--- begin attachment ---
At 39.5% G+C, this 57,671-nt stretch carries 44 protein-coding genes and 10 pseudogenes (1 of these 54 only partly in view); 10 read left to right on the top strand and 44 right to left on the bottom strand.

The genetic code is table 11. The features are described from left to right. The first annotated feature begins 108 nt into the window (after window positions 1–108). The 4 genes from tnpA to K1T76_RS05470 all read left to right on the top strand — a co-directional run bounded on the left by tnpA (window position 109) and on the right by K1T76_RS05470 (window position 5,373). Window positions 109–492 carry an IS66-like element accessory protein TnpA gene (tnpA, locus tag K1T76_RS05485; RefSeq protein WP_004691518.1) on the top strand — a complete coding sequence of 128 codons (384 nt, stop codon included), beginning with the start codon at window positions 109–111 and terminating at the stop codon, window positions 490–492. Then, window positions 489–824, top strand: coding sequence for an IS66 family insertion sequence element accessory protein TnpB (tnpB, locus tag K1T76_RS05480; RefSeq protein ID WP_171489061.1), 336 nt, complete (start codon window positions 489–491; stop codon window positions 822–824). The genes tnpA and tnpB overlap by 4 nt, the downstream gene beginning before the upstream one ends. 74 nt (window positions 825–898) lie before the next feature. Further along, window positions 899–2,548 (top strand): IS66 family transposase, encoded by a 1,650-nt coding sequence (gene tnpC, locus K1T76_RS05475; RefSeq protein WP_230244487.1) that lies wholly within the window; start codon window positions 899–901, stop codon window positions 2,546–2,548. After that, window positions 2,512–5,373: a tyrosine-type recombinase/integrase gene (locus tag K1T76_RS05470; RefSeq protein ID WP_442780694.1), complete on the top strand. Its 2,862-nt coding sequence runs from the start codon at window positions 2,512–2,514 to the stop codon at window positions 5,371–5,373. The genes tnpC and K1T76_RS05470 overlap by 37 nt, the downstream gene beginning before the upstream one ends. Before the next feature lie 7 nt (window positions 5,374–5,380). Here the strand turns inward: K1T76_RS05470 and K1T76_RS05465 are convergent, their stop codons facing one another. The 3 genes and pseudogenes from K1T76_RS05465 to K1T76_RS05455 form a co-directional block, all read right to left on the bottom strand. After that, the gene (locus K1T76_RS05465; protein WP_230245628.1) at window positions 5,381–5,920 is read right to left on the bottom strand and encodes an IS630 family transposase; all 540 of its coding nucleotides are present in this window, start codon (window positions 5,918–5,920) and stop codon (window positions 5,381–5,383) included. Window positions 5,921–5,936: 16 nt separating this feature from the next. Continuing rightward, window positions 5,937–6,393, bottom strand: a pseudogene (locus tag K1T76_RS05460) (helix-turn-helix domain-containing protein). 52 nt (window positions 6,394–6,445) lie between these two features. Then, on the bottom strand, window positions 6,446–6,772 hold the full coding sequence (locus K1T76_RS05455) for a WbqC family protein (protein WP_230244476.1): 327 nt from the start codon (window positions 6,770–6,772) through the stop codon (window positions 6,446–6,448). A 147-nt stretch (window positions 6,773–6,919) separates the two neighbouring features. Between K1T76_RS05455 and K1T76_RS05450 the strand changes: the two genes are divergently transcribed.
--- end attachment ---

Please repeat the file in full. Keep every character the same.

At 39.5% G+C, this 57,671-nt stretch carries 44 protein-coding genes and 10 pseudogenes (1 of these 54 only partly in view); 10 read left to right on the top strand and 44 right to left on the bottom strand.

The genetic code is table 11. The features are described from left to right. The first annotated feature begins 108 nt into the window (after window positions 1–108). The 4 genes from tnpA to K1T76_RS05470 all read left to right on the top strand — a co-directional run bounded on the left by tnpA (window position 109) and on the right by K1T76_RS05470 (window position 5,373). Window positions 109–492 carry an IS66-like element accessory protein TnpA gene (tnpA, locus tag K1T76_RS05485; RefSeq protein WP_004691518.1) on the top strand — a complete coding sequence of 128 codons (384 nt, stop codon included), beginning with the start codon at window positions 109–111 and terminating at the stop codon, window positions 490–492. Then, window positions 489–824, top strand: coding sequence for an IS66 family insertion sequence element accessory protein TnpB (tnpB, locus tag K1T76_RS05480; RefSeq protein ID WP_171489061.1), 336 nt, complete (start codon window positions 489–491; stop codon window positions 822–824). The genes tnpA and tnpB overlap by 4 nt, the downstream gene beginning before the upstream one ends. 74 nt (window positions 825–898) lie before the next feature. Further along, window positions 899–2,548 (top strand): IS66 family transposase, encoded by a 1,650-nt coding sequence (gene tnpC, locus K1T76_RS05475; RefSeq protein WP_230244487.1) that lies wholly within the window; start codon window positions 899–901, stop codon window positions 2,546–2,548. After that, window positions 2,512–5,373: a tyrosine-type recombinase/integrase gene (locus tag K1T76_RS05470; RefSeq protein ID WP_442780694.1), complete on the top strand. Its 2,862-nt coding sequence runs from the start codon at window positions 2,512–2,514 to the stop codon at window positions 5,371–5,373. The genes tnpC and K1T76_RS05470 overlap by 37 nt, the downstream gene beginning before the upstream one ends. Before the next feature lie 7 nt (window positions 5,374–5,380). Here the strand turns inward: K1T76_RS05470 and K1T76_RS05465 are convergent, their stop codons facing one another. The 3 genes and pseudogenes from K1T76_RS05465 to K1T76_RS05455 form a co-directional block, all read right to left on the bottom strand. After that, the gene (locus K1T76_RS05465; protein WP_230245628.1) at window positions 5,381–5,920 is read right to left on the bottom strand and encodes an IS630 family transposase; all 540 of its coding nucleotides are present in this window, start codon (window positions 5,918–5,920) and stop codon (window positions 5,381–5,383) included. Window positions 5,921–5,936: 16 nt separating this feature from the next. Continuing rightward, window positions 5,937–6,393, bottom strand: a pseudogene (locus tag K1T76_RS05460) (helix-turn-helix domain-containing protein). 52 nt (window positions 6,394–6,445) lie between these two features. Then, on the bottom strand, window positions 6,446–6,772 hold the full coding sequence (locus K1T76_RS05455) for a WbqC family protein (protein WP_230244476.1): 327 nt from the start codon (window positions 6,770–6,772) through the stop codon (window positions 6,446–6,448). A 147-nt stretch (window positions 6,773–6,919) separates the two neighbouring features. Between K1T76_RS05455 and K1T76_RS05450 the strand changes: the two genes are divergently transcribed.